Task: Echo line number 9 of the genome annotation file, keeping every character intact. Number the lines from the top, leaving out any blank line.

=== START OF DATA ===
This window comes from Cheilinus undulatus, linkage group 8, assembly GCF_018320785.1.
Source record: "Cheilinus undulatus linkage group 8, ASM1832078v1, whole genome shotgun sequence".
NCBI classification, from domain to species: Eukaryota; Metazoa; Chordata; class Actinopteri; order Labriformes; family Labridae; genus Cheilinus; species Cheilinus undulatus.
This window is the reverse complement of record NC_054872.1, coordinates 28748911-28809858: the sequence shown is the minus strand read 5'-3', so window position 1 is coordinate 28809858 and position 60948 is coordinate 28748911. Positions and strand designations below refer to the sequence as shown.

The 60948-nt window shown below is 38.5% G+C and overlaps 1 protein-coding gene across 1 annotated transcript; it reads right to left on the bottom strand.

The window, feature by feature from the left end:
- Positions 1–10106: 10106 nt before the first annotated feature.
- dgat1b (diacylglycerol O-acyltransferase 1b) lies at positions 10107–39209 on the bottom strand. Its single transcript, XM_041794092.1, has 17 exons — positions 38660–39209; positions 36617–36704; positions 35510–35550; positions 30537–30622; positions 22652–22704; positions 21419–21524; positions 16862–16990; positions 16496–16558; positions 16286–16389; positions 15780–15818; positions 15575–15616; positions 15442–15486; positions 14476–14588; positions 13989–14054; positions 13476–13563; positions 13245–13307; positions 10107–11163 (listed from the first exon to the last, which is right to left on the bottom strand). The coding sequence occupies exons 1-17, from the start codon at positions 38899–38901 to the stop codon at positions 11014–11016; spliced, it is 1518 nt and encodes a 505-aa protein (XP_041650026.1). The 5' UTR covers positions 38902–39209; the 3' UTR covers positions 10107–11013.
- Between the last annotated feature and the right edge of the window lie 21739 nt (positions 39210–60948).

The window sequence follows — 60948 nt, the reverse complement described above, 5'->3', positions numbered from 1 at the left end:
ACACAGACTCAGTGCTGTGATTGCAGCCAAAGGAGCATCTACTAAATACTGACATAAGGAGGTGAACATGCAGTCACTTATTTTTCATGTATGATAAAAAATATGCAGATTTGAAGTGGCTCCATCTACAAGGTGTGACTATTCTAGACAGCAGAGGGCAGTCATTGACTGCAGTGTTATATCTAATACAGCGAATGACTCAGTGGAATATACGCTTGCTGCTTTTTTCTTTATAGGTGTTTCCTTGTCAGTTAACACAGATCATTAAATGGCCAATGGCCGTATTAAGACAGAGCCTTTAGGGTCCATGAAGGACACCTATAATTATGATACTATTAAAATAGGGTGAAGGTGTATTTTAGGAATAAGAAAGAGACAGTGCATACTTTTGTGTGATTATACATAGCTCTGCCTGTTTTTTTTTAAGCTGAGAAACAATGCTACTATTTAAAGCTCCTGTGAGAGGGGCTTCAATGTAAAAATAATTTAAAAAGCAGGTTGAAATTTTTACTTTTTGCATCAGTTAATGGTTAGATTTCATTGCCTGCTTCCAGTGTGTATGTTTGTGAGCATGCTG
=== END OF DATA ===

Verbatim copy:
- Between the last annotated feature and the right edge of the window lie 21739 nt (positions 39210–60948).